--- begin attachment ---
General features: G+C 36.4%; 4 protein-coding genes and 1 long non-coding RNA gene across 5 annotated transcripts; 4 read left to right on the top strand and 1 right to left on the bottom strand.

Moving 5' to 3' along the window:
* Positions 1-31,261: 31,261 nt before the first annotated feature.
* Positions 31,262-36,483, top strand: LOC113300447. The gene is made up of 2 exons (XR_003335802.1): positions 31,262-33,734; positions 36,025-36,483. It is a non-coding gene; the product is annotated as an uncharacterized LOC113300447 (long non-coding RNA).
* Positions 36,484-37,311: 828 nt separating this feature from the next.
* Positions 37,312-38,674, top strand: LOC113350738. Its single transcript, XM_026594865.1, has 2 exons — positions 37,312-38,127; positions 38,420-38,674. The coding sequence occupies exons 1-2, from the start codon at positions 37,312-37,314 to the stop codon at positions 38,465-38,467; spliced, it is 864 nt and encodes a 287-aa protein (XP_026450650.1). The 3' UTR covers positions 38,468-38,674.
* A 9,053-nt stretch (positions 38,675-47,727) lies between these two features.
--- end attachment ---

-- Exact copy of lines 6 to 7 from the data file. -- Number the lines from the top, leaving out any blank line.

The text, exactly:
* Positions 37,312-38,674, top strand: LOC113350738. Its single transcript, XM_026594865.1, has 2 exons — positions 37,312-38,127; positions 38,420-38,674. The coding sequence occupies exons 1-2, from the start codon at positions 37,312-37,314 to the stop codon at positions 38,465-38,467; spliced, it is 864 nt and encodes a 287-aa protein (XP_026450650.1). The 3' UTR covers positions 38,468-38,674.
* A 9,053-nt stretch (positions 38,675-47,727) lies between these two features.